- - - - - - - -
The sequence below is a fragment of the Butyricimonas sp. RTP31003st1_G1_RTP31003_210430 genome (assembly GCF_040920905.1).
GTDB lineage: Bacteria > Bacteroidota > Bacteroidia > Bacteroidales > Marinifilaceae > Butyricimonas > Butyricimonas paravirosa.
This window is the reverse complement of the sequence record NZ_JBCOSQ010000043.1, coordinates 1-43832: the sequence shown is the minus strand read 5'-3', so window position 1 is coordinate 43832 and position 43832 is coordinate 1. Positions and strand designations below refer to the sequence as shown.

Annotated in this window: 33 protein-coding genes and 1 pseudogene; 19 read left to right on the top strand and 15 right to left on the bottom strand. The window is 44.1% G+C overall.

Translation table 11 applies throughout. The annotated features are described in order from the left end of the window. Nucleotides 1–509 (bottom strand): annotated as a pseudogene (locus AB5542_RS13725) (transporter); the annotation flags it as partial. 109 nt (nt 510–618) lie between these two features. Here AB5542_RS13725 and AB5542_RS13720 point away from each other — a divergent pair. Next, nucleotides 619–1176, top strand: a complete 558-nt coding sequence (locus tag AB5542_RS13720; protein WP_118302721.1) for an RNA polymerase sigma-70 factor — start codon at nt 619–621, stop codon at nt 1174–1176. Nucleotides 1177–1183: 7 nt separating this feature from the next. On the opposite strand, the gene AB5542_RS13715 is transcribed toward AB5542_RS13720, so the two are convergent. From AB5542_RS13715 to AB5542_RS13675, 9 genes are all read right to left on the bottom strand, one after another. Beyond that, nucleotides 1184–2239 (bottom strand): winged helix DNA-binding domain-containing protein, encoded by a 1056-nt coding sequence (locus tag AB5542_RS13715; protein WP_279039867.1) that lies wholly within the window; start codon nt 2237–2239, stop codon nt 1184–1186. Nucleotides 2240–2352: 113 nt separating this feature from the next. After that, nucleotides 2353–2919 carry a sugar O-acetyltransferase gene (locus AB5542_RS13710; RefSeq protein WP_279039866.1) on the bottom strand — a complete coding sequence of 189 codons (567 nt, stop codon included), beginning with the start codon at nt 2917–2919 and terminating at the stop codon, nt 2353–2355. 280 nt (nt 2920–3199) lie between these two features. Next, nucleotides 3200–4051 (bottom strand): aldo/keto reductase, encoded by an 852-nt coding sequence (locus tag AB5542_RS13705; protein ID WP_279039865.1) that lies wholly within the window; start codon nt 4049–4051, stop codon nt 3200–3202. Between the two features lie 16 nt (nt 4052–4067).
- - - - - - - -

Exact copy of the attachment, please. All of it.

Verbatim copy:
The sequence below is a fragment of the Butyricimonas sp. RTP31003st1_G1_RTP31003_210430 genome (assembly GCF_040920905.1).
GTDB lineage: Bacteria > Bacteroidota > Bacteroidia > Bacteroidales > Marinifilaceae > Butyricimonas > Butyricimonas paravirosa.
This window is the reverse complement of the sequence record NZ_JBCOSQ010000043.1, coordinates 1-43832: the sequence shown is the minus strand read 5'-3', so window position 1 is coordinate 43832 and position 43832 is coordinate 1. Positions and strand designations below refer to the sequence as shown.

Annotated in this window: 33 protein-coding genes and 1 pseudogene; 19 read left to right on the top strand and 15 right to left on the bottom strand. The window is 44.1% G+C overall.

Translation table 11 applies throughout. The annotated features are described in order from the left end of the window. Nucleotides 1–509 (bottom strand): annotated as a pseudogene (locus AB5542_RS13725) (transporter); the annotation flags it as partial. 109 nt (nt 510–618) lie between these two features. Here AB5542_RS13725 and AB5542_RS13720 point away from each other — a divergent pair. Next, nucleotides 619–1176, top strand: a complete 558-nt coding sequence (locus tag AB5542_RS13720; protein WP_118302721.1) for an RNA polymerase sigma-70 factor — start codon at nt 619–621, stop codon at nt 1174–1176. Nucleotides 1177–1183: 7 nt separating this feature from the next. On the opposite strand, the gene AB5542_RS13715 is transcribed toward AB5542_RS13720, so the two are convergent. From AB5542_RS13715 to AB5542_RS13675, 9 genes are all read right to left on the bottom strand, one after another. Beyond that, nucleotides 1184–2239 (bottom strand): winged helix DNA-binding domain-containing protein, encoded by a 1056-nt coding sequence (locus tag AB5542_RS13715; protein WP_279039867.1) that lies wholly within the window; start codon nt 2237–2239, stop codon nt 1184–1186. Nucleotides 2240–2352: 113 nt separating this feature from the next. After that, nucleotides 2353–2919 carry a sugar O-acetyltransferase gene (locus AB5542_RS13710; RefSeq protein WP_279039866.1) on the bottom strand — a complete coding sequence of 189 codons (567 nt, stop codon included), beginning with the start codon at nt 2917–2919 and terminating at the stop codon, nt 2353–2355. 280 nt (nt 2920–3199) lie between these two features. Next, nucleotides 3200–4051 (bottom strand): aldo/keto reductase, encoded by an 852-nt coding sequence (locus tag AB5542_RS13705; protein ID WP_279039865.1) that lies wholly within the window; start codon nt 4049–4051, stop codon nt 3200–3202. Between the two features lie 16 nt (nt 4052–4067).